10 Questions for 2012 #10: New Wide Receivers

If it's not this guy behind Da'Rick Rogers and Justin Hunter, who will it be?

There are many stats we could use to describe the futility of 2011, but this one might be the most amazing:

Last year Da'Rick Rogers led the Vols with 1,040 receiving yards, the fifth highest total in school history. Mychal Rivera was second with 344 yards.

Justin Hunter was third, just thirty yards behind Rivera. He played two games and one possession.

The question this time last year was whether or not Rogers and Hunter could become an effective one-two punch once they were out of the shadows of Gerald Jones and Denarius Moore. The answer to that question was a resounding yes. And we know Rivera is a reliable target at tight end.

But in Tyler Bray's Carnival of Passing, there has to be more than three rides. So who else is going to catch the football for Tennessee this fall?

Not DeAnthony Arnett, whose freshman promise headed north to Michigan State. Not Vincent Dallas, who caught three passes last season and now finds himself in the defensive backfield. And not Cameron Clear, dismissed from the team several weeks ago.

The tight end position will at least have experience with Brendan Downs and perhaps a dash of Ben Bartholomew, which means whatever Justin Meredith brings to the table right away will be bonus material. But after Rogers and Hunter at wide receiver, there is only Zach Rogers - 31 catches in three full seasons - and then a wealth of inexperience. At this point, I think we all feel like we know who Zach Rogers is and know what he can and can't do - we'd love to be surprised, but I'm not sure any of us are counting on him to be that guy in the slot or be that third or fourth option all season. So that means the Vols are in need of more wealth and less inexperience.

Brad covered walk-on Jacob Carter after spring practice, who again would be a nice story and a welcome addition if he can truly be productive at wide receiver. But most of UT's hopes at wide receiver after their dynamic duo are centered on the four men who will make their first appearance in a Tennessee uniform this fall.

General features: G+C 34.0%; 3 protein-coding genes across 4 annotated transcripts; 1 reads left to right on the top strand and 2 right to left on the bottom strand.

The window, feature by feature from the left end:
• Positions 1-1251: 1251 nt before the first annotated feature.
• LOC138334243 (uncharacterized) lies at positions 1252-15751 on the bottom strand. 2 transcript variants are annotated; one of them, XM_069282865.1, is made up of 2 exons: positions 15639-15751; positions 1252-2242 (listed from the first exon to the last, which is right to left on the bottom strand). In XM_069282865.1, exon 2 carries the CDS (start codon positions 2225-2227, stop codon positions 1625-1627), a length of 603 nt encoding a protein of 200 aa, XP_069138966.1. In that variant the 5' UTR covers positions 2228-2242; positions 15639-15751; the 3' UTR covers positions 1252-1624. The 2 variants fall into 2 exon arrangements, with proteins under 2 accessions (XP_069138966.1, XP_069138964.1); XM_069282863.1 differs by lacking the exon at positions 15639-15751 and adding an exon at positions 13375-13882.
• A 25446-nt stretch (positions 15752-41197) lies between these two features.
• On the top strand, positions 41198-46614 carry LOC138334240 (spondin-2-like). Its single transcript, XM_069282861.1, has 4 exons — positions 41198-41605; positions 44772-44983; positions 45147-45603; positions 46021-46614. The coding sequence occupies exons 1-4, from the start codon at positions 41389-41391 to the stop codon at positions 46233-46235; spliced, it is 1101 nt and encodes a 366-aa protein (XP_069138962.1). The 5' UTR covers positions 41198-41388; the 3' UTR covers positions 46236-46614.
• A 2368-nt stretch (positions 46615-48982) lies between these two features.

It's not that the Vols should need anything spectacular. Rogers and Hunter will do the heavy lifting, with Rivera as capable option at tight end. This means that Tennessee doesn't need any of their newcomers to come in and be stars right away, but do need at least one if not two of them to be serviceable options.

For instance, in 2010 the trio of Gerald Jones, Denarius Moore, and Luke Stocker combined for 141 catches, 1,994 yards, and 15 touchdowns. This allowed the freshman editions of Rogers and Hunter to play specific roles in the offense: Hunter became the deep ball specialist, averaging 25.9 yards per reception. And Rogers came alive once Tyler Bray entered the mix and the Vols got pass-happy, gaining 75.4% of his yards with #8 throwing it has way.

We're not quite sure what the final breakdown will be for Rogers and Hunter this year, but consider some of the other dynamic duos at Wide Receiver U and their total percentage of the receiving yards in a single season:

  • 1990: Alvin Harper & Carl Pickens - 1,484 yards (66.2% of the passing yards)
  • 1993: Craig Faulkner & Cory Fleming - 1,276 yards (54.2%)
  • 1996: Joey Kent & Marcus Nash - 1,768 yards (53.7%)
  • 1997: Marcus Nash & Peerless Price - 1,868 yards (48.9%)